Helmut wrote:

> Hal wrote:
>> I wrote:
>>> that means we can use exactly the same interaction as the clone  
>>> tool.
>>
>> This is exactly the way this works in photoshop and I can't think  
>> of any
>> reason to do it differently.  In fact this is exactly what I would  
>> expect as a user.
>
> Let me explain the difference between the clone tool and the healing
> tool in more detail.

[snip] I get the picture, smart blending clone tool on steroids...

>        Therefore one does need an area D which includes the defective
>        parts but whose boundary must not contain any defective pixels.
>        Please have a look at the example given on page 3 of
>        http://www.tgeorgiev.net/Invariant.pdf

can we first of all agree that no photographer would put the source
cursor in a highlight area when repairing a shadow area? I am sure
that T. (doesn't he have a first name?) did that to show off how cool
the algorithm is.

> If the healing tool were to applied on the fly while the brush is  
> over a
> defective part, its boundary will most probably contain defective
> pixels.

Let the computer do the work. Add just one pixel around the user brushed
area, and bingo! condition met.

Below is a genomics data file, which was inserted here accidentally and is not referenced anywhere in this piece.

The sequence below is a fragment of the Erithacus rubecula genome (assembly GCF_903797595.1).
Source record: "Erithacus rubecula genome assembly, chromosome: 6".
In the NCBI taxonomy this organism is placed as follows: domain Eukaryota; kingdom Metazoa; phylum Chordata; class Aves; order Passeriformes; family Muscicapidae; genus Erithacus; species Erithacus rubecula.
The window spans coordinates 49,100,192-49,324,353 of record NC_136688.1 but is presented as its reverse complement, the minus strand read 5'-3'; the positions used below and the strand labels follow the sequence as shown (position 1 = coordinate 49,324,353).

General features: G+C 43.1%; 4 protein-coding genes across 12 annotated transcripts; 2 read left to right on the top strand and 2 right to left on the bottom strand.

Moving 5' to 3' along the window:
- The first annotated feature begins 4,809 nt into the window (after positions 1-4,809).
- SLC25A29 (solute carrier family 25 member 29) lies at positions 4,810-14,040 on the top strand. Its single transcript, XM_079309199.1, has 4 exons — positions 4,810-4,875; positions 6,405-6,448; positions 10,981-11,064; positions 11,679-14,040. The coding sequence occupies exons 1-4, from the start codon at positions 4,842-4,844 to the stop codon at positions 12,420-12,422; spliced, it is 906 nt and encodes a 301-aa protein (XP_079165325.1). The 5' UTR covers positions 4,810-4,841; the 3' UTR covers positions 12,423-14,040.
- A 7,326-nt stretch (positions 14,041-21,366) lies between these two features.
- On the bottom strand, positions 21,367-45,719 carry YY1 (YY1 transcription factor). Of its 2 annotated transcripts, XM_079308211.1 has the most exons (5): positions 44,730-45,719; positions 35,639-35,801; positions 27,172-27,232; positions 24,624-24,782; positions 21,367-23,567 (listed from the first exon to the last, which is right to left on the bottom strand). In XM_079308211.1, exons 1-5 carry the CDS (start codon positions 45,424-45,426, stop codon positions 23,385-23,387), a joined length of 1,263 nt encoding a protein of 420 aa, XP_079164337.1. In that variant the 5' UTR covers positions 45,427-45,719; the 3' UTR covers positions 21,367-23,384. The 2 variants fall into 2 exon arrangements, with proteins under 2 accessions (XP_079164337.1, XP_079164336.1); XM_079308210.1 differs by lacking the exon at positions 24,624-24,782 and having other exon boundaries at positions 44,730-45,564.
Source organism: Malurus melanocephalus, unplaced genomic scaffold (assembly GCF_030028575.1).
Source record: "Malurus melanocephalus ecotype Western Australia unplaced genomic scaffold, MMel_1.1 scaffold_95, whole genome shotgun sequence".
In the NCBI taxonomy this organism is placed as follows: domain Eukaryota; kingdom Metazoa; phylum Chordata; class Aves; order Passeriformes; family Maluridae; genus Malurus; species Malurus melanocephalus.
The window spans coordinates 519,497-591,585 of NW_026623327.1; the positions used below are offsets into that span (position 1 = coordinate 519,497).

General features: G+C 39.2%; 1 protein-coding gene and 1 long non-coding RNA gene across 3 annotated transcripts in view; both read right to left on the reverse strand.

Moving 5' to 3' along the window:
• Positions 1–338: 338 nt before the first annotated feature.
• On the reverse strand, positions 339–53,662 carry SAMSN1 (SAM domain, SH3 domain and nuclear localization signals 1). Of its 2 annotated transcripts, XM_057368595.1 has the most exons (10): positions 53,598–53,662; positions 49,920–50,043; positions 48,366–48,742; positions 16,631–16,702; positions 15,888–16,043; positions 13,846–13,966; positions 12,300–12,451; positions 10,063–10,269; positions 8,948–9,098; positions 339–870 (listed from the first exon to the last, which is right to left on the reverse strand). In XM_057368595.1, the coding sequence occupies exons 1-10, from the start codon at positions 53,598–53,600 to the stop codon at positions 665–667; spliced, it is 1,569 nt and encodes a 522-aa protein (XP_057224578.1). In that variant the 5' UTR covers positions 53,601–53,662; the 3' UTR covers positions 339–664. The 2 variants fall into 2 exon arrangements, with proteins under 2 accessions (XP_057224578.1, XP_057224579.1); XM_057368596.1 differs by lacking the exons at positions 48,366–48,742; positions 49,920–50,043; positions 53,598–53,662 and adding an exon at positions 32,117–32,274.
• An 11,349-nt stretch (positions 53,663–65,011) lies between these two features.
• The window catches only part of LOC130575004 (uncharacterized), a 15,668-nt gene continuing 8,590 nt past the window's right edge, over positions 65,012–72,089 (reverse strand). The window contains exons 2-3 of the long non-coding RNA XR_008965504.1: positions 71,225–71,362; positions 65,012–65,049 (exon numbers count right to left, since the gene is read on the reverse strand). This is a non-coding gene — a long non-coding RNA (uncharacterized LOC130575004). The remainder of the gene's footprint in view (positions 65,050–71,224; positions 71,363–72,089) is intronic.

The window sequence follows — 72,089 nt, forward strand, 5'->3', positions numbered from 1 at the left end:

> So, if the 'brush style' of the healing tool is a must, I'd suggest to
> do away with the healing tool altogether - as a separate tool. Instead
> one could add a post-processing option to the clone tool which  
> tries to
> call for the chameleon described above.

now there is an idea: healing as a clone option, one tool less. cool.

Of course the post-processing part is should be unnoticeable by the  
user.
I can live with a bit of cheating where the user sees an immediate
feedback that is just cloning++, and within 0,5 seconds the real
healing algorithm catches up.

> For that to implement, one would need to gather the (set-)union of all
> the regions having been touched by the brush in the source as well  
> as in
> the destination area.

no. a photographer will be concerned with image fidelity and be
moving the source cursor all the time. you will get many tiny
disjunct and fundamentally different (different source offset)
healed areas. which can be calculated individually, which will
be temporised by the speed the user works.

In case of your long scratch: even in the unlikely case of the
user not using several source cursors along its path, the
actual brushing of the scratch will be a painstaking affair
meaning relatively slow S and D area growth.

Use these assumptions for your optimisation.

Forget rectangles, the brushed user selections are it.
looks ideal that the user is specifying which pixels belong
to S and D.

Remember that for the high-end photo manipulation tasks
we are designing for here, the users are so discriminating
that in principle no computer algorithm is good enough to
do things automatic. However that must be painful to a
mathematician, we saw this during the user observations.

So the healed area will be the absolute minimum, to
not destroy photo-realism. Transparency will be used
at the edges of the brush to blend the healing,
guided by the eye of the user.

which is all that counts at the end...

     --ps

         principal user interaction architect
         man + machine interface works

         http://mmiworks.net/blog : on interaction architecture



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